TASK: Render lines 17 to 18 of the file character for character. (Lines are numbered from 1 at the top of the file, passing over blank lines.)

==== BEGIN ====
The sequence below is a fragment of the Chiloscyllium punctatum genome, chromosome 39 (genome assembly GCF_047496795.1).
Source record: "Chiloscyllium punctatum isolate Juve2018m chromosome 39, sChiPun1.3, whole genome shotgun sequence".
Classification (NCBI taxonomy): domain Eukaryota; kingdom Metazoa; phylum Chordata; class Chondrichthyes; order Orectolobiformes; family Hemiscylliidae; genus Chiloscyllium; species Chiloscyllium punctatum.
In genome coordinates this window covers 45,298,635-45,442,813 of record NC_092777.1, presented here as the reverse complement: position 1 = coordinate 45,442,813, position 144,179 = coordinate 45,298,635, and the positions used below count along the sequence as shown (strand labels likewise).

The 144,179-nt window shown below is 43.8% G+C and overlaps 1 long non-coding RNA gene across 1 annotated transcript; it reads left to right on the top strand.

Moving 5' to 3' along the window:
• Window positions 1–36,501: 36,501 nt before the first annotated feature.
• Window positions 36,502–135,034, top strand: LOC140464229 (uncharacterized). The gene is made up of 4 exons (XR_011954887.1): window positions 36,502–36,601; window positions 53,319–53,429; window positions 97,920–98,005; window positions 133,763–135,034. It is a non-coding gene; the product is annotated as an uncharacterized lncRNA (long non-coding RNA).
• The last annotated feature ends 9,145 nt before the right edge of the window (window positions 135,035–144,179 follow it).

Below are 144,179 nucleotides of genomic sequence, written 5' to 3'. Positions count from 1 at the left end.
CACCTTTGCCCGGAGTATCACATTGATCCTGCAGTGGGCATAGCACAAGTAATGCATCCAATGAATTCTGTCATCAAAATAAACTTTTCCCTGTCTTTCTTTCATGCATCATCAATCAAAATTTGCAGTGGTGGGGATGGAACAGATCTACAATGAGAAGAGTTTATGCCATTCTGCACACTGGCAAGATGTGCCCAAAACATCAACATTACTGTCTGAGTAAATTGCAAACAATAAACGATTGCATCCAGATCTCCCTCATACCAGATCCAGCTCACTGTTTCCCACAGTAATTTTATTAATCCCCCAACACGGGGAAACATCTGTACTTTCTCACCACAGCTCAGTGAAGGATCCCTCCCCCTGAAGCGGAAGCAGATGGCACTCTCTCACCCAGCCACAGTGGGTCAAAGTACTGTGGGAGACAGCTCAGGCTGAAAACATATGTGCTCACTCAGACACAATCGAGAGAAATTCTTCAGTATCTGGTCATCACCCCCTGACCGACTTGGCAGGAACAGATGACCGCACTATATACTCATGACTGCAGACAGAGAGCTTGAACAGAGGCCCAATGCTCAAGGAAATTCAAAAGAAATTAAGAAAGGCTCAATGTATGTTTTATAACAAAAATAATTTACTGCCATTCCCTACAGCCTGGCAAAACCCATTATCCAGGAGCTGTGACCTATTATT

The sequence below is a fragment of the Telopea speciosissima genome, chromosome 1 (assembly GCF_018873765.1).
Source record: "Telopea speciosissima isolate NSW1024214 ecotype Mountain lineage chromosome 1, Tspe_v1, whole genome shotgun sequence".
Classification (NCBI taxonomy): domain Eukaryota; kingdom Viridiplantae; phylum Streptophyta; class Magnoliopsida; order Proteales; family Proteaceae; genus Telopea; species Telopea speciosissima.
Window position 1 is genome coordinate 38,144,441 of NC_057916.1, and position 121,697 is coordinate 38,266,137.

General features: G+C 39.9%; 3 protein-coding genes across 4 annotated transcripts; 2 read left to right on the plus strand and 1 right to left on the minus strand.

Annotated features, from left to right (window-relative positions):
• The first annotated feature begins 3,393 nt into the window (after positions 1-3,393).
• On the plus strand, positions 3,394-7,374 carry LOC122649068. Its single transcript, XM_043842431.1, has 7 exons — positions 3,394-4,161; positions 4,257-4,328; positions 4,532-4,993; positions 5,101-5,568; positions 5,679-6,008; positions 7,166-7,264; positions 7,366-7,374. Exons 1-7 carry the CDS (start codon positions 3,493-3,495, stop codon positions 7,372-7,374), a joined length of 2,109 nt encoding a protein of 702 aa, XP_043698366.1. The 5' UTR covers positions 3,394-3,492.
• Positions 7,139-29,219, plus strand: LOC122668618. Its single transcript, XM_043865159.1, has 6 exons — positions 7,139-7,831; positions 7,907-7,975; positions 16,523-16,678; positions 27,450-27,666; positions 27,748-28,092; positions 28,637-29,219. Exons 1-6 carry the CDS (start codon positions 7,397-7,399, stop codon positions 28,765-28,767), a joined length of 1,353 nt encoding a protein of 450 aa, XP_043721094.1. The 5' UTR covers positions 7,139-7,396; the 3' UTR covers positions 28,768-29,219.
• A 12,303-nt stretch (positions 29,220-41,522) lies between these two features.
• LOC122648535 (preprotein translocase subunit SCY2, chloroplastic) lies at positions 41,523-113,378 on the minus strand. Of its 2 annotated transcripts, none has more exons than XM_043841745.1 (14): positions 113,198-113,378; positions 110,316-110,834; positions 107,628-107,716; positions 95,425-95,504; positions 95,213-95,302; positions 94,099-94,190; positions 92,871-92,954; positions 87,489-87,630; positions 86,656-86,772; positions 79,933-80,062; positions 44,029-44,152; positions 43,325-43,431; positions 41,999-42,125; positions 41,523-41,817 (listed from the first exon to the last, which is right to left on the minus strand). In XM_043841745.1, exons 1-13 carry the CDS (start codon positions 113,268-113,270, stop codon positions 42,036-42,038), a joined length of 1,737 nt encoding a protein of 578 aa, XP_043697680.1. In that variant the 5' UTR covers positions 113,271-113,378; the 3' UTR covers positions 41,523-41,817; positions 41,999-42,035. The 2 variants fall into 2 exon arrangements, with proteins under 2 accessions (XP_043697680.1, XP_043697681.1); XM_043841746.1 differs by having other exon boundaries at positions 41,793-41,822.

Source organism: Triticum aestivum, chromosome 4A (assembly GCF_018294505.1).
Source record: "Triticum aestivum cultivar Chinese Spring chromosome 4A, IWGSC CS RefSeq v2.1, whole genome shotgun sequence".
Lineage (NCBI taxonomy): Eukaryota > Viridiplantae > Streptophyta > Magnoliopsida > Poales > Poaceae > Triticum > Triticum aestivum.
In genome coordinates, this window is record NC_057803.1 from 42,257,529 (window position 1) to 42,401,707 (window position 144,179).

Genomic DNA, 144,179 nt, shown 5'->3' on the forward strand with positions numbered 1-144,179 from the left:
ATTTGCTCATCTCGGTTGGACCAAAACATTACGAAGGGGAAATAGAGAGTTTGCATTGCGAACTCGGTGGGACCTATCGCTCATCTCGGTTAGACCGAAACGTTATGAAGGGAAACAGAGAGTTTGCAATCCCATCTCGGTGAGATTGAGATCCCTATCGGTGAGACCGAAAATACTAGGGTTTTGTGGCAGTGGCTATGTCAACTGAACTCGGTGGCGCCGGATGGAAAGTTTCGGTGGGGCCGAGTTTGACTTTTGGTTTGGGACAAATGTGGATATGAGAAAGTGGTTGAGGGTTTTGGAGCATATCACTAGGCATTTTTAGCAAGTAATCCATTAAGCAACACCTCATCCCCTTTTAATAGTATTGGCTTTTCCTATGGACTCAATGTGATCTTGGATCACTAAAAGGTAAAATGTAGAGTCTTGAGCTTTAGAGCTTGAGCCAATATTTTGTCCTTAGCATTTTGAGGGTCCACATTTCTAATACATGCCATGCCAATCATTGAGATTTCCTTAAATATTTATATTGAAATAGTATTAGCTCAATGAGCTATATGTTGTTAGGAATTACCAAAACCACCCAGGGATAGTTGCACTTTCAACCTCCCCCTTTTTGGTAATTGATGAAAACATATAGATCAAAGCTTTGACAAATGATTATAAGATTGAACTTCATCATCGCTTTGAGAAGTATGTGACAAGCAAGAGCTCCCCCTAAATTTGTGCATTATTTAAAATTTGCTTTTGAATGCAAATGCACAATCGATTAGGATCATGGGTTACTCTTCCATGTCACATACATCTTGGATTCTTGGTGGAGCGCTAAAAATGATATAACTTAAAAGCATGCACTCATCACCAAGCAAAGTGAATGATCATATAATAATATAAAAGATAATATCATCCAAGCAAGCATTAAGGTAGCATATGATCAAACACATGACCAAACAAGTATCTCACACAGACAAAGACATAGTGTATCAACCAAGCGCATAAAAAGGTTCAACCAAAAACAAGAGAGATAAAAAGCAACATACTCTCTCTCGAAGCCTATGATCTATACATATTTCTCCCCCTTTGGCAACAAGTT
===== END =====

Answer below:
Annotated features, from left to right (window-relative positions):
• The first annotated feature begins 3,393 nt into the window (after positions 1-3,393).